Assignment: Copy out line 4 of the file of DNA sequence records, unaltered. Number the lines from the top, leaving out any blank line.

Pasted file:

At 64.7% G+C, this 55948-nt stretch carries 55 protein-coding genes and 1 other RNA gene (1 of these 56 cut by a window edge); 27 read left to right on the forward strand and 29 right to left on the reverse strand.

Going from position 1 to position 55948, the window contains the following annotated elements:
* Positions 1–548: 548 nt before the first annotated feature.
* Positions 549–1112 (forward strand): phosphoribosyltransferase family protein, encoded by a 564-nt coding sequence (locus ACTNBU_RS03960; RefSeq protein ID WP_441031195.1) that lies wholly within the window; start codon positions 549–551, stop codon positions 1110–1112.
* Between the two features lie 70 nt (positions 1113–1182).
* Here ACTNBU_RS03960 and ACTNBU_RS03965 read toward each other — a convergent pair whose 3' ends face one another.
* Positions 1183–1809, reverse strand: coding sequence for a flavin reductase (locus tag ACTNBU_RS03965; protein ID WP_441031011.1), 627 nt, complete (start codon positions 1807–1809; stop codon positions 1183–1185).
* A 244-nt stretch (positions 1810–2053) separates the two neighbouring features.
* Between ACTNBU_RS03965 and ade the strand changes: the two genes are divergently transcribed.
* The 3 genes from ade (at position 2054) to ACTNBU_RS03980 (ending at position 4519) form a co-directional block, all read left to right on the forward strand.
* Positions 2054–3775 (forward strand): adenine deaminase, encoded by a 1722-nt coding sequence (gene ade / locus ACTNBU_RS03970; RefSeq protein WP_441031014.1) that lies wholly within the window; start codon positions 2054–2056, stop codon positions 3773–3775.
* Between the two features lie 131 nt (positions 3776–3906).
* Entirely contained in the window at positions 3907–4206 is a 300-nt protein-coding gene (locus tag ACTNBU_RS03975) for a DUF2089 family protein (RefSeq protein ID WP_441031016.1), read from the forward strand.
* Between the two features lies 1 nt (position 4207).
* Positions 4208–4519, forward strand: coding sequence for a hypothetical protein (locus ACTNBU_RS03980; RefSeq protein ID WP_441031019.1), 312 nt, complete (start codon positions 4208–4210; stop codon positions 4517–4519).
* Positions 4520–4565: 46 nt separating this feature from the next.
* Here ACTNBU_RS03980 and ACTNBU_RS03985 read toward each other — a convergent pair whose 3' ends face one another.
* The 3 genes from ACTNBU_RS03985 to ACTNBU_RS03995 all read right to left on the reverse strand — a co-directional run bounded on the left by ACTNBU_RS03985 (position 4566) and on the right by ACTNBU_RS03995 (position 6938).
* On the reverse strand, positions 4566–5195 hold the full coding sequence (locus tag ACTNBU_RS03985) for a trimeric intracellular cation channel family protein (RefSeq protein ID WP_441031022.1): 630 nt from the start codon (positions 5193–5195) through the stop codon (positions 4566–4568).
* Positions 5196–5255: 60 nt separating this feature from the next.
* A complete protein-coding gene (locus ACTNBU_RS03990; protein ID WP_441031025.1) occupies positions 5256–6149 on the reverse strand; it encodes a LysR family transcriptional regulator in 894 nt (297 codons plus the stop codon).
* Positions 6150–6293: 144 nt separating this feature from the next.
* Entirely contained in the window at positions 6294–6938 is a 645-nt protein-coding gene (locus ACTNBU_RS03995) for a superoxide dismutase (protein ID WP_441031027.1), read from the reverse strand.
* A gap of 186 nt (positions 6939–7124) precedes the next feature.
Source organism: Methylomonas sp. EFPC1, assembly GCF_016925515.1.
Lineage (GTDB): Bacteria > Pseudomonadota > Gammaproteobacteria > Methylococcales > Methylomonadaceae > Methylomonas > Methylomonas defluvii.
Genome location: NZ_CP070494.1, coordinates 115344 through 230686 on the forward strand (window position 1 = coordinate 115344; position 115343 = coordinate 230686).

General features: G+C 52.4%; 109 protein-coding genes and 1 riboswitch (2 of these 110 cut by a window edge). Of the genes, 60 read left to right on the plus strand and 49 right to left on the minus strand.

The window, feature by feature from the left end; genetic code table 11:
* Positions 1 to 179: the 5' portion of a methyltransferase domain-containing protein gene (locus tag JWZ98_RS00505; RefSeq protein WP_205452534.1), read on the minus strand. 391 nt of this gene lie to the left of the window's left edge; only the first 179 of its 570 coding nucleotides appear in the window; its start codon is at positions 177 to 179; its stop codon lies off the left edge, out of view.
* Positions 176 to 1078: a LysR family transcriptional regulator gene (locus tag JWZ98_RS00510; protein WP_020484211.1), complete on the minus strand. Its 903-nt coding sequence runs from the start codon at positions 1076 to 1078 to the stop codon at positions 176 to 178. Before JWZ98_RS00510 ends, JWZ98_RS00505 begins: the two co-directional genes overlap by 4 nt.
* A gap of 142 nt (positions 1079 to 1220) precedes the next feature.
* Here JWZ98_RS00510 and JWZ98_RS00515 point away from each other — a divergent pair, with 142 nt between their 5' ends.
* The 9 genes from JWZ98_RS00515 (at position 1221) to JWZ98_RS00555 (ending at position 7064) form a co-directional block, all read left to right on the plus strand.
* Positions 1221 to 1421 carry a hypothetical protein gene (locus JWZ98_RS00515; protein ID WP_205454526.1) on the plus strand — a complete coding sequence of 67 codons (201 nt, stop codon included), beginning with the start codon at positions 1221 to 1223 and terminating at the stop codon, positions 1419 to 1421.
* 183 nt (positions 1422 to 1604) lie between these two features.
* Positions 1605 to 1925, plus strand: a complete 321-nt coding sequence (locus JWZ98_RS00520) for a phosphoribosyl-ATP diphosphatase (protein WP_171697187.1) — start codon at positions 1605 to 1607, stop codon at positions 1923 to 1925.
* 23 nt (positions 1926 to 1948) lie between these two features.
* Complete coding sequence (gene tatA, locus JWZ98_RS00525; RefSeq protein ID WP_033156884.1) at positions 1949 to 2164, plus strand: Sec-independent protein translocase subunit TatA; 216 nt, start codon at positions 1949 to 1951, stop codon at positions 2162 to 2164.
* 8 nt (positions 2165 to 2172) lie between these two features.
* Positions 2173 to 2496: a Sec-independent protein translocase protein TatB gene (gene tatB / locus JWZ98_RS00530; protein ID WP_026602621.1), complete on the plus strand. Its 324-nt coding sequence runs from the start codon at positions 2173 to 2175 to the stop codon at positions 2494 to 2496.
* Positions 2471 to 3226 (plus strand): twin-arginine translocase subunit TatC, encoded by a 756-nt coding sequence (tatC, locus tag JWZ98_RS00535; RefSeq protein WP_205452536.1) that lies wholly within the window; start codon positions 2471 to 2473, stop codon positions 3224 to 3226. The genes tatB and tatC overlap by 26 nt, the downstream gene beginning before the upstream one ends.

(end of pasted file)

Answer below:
* Positions 549–1112 (forward strand): phosphoribosyltransferase family protein, encoded by a 564-nt coding sequence (locus ACTNBU_RS03960; RefSeq protein ID WP_441031195.1) that lies wholly within the window; start codon positions 549–551, stop codon positions 1110–1112.